“The Food Engineer has developed an extremely agile aeroponic growing tower that can be utilized in greenhouse settings and on traditional farms, using 95% less water than drip irrigation systems. We are very optimistic about these lean solutions that do not require highly regulated environments and can be adapted to diverse,” Zada says.
“We believe that the solution for food security (and job security in the agri space) is based on a clever combination between indoor and traditional farming – we grow in the ground what is possible and beneficial for the soil and the earth, and we grow indoors what is feasible for the vertical farming systems. It is not just a matter of technology but also a matter of the market, and these various factors should inform a combined approach,” Katie remarks.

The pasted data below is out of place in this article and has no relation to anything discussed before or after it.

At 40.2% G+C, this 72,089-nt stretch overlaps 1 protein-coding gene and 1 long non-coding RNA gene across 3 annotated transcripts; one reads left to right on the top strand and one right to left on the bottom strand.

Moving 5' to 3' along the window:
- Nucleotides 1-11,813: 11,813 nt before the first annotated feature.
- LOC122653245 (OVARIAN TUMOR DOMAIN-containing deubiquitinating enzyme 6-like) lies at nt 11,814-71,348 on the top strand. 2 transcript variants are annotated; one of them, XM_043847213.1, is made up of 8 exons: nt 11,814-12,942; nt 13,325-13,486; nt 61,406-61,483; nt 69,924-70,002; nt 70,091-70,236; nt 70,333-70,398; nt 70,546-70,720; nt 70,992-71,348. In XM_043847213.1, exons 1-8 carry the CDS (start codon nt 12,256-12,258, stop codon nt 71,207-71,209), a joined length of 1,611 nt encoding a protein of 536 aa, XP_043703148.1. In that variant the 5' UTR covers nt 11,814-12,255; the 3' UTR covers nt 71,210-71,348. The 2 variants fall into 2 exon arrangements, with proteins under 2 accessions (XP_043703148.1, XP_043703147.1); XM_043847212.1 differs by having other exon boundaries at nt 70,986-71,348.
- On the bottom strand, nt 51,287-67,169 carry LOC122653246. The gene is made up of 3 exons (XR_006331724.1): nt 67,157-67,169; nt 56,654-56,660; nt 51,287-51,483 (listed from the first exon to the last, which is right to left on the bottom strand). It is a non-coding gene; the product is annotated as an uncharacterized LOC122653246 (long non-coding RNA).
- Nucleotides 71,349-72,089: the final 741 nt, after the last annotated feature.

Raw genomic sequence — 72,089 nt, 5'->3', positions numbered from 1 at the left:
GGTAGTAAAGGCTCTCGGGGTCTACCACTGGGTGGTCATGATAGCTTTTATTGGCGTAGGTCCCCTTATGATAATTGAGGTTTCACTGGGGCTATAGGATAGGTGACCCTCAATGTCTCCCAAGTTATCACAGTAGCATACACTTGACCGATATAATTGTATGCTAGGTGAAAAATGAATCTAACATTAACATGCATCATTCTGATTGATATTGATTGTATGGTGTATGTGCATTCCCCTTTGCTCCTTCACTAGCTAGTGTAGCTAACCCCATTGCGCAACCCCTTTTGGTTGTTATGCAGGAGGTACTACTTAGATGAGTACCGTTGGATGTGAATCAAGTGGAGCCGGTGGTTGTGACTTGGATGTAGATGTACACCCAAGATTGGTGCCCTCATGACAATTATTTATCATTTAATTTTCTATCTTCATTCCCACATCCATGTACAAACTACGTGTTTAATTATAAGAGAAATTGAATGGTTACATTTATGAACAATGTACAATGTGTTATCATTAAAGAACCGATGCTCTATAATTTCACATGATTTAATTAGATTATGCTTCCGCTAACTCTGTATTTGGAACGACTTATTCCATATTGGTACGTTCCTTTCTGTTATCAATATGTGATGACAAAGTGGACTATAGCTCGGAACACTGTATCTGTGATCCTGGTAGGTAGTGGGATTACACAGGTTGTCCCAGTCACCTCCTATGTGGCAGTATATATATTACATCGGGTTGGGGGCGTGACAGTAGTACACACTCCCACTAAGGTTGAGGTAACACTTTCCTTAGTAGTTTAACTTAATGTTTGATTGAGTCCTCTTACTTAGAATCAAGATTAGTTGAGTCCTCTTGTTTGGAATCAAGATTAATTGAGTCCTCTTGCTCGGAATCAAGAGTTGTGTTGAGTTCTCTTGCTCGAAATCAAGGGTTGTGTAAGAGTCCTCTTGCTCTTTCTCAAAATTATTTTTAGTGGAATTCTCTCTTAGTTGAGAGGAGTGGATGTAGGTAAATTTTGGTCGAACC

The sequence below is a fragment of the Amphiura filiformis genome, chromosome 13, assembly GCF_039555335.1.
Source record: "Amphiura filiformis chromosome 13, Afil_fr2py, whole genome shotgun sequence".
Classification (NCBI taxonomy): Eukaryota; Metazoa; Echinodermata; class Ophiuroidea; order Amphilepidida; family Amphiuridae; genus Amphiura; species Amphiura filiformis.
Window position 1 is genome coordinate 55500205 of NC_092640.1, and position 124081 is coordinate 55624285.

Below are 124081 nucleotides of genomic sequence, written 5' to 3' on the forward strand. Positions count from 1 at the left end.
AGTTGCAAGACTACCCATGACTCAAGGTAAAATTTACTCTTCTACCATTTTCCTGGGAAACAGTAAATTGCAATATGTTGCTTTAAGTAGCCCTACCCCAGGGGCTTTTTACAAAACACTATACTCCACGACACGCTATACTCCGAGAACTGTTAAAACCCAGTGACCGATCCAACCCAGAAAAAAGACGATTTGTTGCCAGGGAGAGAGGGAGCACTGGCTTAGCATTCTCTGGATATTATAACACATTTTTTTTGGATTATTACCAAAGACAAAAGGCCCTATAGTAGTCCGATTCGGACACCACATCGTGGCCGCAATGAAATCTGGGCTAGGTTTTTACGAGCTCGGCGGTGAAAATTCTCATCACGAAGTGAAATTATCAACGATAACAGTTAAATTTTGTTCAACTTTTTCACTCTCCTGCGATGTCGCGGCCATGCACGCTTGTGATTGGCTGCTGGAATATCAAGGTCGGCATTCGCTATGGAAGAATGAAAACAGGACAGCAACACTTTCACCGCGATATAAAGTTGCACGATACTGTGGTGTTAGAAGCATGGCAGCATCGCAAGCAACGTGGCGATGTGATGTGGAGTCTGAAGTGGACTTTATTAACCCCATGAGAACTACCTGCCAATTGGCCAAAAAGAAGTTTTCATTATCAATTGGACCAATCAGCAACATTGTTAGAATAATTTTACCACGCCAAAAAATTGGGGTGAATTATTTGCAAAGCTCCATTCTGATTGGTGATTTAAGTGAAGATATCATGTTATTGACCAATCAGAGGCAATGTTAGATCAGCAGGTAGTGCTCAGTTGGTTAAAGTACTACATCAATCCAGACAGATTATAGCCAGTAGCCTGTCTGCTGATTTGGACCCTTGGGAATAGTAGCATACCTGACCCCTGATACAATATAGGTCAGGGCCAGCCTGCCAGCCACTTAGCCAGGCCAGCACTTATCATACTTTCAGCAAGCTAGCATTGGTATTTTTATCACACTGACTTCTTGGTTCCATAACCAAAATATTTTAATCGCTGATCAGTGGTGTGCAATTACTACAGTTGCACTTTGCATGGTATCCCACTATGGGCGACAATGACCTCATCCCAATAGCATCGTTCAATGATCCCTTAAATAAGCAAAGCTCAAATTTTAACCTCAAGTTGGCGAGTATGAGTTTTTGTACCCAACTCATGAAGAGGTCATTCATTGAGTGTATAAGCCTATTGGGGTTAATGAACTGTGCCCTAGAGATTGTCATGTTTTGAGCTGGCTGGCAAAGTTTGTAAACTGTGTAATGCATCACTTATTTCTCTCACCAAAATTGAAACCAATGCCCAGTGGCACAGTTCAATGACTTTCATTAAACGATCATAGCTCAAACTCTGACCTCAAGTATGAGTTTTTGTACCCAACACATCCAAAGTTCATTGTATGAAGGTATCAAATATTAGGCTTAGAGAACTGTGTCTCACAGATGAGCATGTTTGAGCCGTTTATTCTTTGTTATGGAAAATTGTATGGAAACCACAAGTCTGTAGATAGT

From specific to general
Working on projects in the MENA areas is the perfect testing ground for a company like DANA. “Because the MENA climate is so harsh, it is like a beta site for future agricultural challenges. We are proud to be working in this part of the world and witnessing a promising future for growers, even as conditions remain harsh. As long as the boundaries are respected, and we work within what is possible and beneficial for the environment,” says Zada.